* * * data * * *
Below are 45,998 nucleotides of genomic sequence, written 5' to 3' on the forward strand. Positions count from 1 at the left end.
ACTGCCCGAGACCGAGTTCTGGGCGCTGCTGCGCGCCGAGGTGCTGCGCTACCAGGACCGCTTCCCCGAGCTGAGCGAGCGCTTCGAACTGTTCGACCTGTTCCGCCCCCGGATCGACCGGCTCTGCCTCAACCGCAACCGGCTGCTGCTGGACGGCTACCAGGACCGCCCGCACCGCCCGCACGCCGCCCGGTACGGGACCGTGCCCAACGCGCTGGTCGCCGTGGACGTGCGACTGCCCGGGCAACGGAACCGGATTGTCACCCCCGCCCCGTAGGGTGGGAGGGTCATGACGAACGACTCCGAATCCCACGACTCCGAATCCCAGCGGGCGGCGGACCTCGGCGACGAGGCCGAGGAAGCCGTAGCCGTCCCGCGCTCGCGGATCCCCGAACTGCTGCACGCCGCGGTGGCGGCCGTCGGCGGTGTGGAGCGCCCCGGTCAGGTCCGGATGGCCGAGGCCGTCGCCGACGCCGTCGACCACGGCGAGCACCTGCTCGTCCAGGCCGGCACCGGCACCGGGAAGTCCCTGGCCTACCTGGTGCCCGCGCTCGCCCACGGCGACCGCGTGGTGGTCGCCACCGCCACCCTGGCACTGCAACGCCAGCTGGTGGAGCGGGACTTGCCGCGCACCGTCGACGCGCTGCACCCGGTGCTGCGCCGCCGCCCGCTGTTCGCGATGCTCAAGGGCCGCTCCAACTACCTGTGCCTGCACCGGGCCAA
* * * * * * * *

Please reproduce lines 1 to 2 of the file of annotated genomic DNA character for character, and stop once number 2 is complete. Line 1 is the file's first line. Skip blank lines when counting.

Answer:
Below are 45,998 nucleotides of genomic sequence, written 5' to 3' on the forward strand. Positions count from 1 at the left end.
ACTGCCCGAGACCGAGTTCTGGGCGCTGCTGCGCGCCGAGGTGCTGCGCTACCAGGACCGCTTCCCCGAGCTGAGCGAGCGCTTCGAACTGTTCGACCTGTTCCGCCCCCGGATCGACCGGCTCTGCCTCAACCGCAACCGGCTGCTGCTGGACGGCTACCAGGACCGCCCGCACCGCCCGCACGCCGCCCGGTACGGGACCGTGCCCAACGCGCTGGTCGCCGTGGACGTGCGACTGCCCGGGCAACGGAACCGGATTGTCACCCCCGCCCCGTAGGGTGGGAGGGTCATGACGAACGACTCCGAATCCCACGACTCCGAATCCCAGCGGGCGGCGGACCTCGGCGACGAGGCCGAGGAAGCCGTAGCCGTCCCGCGCTCGCGGATCCCCGAACTGCTGCACGCCGCGGTGGCGGCCGTCGGCGGTGTGGAGCGCCCCGGTCAGGTCCGGATGGCCGAGGCCGTCGCCGACGCCGTCGACCACGGCGAGCACCTGCTCGTCCAGGCCGGCACCGGCACCGGGAAGTCCCTGGCCTACCTGGTGCCCGCGCTCGCCCACGGCGACCGCGTGGTGGTCGCCACCGCCACCCTGGCACTGCAACGCCAGCTGGTGGAGCGGGACTTGCCGCGCACCGTCGACGCGCTGCACCCGGTGCTGCGCCGCCGCCCGCTGTTCGCGATGCTCAAGGGCCGCTCCAACTACCTGTGCCTGCACCGGGCCAA